The next area shows the life of the inhabitants of mountainous areas.

The traditional house "al-khassa" was built of stone and clay, and the roof was made of palm leaves. Such a house was warm in winter and cool in summer. The mountainous areas of the country were mostly populated by members of the Al-Shukhuh tribe.

The next area shows the life of the inhabitants of the coast.

You will see a house made of branches - the dwelling of the poorer part of the coastal population. This house protects only from the wind and a little bit of the cold. Tourists are also shown small boats "dhow", which were used by fishermen and pearl divers.

You can also see a reconstruction of an ancient mosque and fort. There is a museum with a small but interesting collection in the building of the fort. You can see ancient sheets of Koran, jewelry (on the photo near, click to enlarge), accessories for pearl catching, weapons, and household items.

In the local bazaar, you can buy spices, bakhoor, jewelry, ceramics, embossing, handmade soap and many other interesting things to bring from the Arab Emirates as gifts for family and friends.

There is a separate "zone of artisans". Tourists can see traditional Arabic crafts: embossing, ceramics, leather tanning, glass-blowing, yarn work, and textile weaving. Tourists are given to try these crafts, free of charge, you just have to ask.

The most interesting and important craft is the forging of the traditional dagger Khanjar. Such a weapon is still actively used in ceremonies and is part of the festive men's costume of the Arabs in the UAE.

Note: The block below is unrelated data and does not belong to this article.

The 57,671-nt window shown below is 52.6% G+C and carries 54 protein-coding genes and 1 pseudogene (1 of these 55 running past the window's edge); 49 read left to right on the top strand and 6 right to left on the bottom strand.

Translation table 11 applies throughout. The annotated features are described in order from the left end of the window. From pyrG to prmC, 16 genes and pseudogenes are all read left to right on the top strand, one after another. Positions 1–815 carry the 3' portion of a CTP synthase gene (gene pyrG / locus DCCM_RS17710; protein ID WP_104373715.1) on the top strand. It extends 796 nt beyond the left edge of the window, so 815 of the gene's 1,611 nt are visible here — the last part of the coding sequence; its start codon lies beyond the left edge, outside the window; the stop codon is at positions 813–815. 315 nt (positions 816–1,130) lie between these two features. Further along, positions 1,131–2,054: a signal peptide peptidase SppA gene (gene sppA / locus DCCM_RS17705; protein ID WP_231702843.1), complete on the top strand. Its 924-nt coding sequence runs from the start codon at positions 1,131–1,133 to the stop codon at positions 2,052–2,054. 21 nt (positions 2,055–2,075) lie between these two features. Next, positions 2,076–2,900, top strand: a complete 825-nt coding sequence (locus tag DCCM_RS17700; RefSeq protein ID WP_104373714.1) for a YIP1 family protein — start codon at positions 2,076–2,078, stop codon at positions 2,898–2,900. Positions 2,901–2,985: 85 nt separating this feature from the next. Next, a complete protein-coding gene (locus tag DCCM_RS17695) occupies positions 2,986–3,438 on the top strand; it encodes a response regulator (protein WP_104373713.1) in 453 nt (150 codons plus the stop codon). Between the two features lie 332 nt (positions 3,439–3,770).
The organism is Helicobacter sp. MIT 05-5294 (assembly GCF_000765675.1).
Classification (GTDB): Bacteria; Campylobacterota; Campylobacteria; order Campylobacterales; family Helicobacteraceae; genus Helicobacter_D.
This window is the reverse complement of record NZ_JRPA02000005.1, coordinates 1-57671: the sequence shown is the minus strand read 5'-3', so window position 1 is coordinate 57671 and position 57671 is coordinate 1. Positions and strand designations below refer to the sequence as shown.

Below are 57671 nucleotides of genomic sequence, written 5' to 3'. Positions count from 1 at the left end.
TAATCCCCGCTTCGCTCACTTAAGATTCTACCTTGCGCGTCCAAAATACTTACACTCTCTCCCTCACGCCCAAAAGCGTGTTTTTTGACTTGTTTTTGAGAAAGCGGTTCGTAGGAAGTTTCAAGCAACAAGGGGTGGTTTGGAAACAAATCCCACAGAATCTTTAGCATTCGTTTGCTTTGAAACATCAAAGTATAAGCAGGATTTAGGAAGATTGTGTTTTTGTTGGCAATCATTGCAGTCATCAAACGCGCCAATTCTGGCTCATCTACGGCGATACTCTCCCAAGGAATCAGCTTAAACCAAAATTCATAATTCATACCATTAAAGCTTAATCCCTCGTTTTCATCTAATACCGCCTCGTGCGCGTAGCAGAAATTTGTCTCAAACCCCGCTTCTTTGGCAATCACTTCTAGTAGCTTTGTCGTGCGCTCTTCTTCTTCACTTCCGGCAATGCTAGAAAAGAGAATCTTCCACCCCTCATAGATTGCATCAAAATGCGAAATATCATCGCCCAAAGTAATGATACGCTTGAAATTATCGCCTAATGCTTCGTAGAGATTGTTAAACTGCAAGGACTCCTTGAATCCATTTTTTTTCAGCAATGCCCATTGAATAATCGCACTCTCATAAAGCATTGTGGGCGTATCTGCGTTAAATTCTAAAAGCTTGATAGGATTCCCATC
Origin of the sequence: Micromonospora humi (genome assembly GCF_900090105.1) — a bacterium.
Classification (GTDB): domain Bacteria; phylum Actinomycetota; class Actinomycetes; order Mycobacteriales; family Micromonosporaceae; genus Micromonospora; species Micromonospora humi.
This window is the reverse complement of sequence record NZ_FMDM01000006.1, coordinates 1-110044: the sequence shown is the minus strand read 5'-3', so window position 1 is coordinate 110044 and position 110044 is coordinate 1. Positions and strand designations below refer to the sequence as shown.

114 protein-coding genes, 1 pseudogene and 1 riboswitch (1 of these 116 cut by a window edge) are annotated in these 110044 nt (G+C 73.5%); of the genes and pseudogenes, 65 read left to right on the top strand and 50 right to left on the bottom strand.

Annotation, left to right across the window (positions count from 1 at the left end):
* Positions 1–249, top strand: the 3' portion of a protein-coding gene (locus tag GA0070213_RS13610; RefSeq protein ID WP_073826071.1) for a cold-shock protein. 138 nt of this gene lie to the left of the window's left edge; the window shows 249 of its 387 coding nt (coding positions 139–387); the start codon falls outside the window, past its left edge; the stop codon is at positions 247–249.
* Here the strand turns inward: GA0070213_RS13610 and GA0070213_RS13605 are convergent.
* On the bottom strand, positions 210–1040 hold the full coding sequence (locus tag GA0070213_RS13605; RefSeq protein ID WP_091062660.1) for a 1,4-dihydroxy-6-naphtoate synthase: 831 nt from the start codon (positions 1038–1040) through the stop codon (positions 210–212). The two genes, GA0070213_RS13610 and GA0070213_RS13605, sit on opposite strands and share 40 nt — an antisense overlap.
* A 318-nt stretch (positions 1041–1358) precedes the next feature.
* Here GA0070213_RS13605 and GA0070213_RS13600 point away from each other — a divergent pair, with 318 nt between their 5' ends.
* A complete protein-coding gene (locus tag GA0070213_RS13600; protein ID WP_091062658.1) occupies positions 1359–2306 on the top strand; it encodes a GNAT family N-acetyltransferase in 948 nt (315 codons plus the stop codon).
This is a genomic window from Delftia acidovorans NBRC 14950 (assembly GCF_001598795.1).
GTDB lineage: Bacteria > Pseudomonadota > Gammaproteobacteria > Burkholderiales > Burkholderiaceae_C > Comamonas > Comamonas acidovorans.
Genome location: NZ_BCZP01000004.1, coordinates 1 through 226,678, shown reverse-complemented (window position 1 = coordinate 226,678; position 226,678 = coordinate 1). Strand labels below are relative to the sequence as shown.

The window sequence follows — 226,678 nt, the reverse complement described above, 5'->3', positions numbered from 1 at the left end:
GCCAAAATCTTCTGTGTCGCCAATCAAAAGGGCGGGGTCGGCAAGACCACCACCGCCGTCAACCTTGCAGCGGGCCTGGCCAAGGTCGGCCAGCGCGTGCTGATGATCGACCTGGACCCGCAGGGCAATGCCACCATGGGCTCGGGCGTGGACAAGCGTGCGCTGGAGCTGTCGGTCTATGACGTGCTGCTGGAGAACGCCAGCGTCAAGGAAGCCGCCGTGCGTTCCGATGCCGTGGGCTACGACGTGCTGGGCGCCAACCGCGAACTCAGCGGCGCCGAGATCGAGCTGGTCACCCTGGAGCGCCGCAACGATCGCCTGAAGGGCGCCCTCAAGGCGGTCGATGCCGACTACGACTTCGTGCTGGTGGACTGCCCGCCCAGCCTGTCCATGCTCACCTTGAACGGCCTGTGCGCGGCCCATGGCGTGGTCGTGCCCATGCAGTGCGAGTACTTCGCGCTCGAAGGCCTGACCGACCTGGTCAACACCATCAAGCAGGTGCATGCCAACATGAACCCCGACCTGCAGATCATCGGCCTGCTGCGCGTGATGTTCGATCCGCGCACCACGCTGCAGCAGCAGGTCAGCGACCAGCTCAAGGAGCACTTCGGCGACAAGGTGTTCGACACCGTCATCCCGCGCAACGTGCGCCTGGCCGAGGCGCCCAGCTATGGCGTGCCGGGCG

The process of forging is rarely shown, and to see it is a great fortune for the tourist. They always let you hold a handmade dagger in your hands.

It is highly recommended to go to the beach. The water there is turquoise in color, the sight is mesmerizing. On the other side of the canal is the Abu Dhabi Downtown, the financial and administrative center of the city. Take in the contrast between the skyscrapers on one side of the canal and the reconstruction of ancient life on the other.

The Heritage Village has a restaurant with a wide variety of traditional Arab Emirates cuisine. If you decide to try Arabian cuisine, you won't find a better place.

Tips for tourists

- Get there in the morning, while the sun is not so active and not so hot. In addition, tourist groups come there near lunchtime, it can be very crowded;

- The entire Heritage Village is a big open-air museum. There is nowhere to hide from the sunlight. Think carefully about clothing and shoes for the trip. We talked about clothing in detail in the review "What to take with you in the UAE";

- Buying souvenirs is not recommended, because the prices are very high. The exception is handmade items by local craftsmen, as their prices are difficult to understand, because they are exclusive;

- It is allowed to take photos and film with a video camera in the Heritage Village without restrictions;

- Feel free to ask if you want to take a picture with a camel or try your hand at some craft. The local actors are very helpful people.

Have a nice walk around Heritage Village, and read our interesting pages about Abu Dhabi and the Arab Emirates (see the list of the pages below).

TIPS

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IMPORTANT FOR TOURISTS

What to Take for the UAE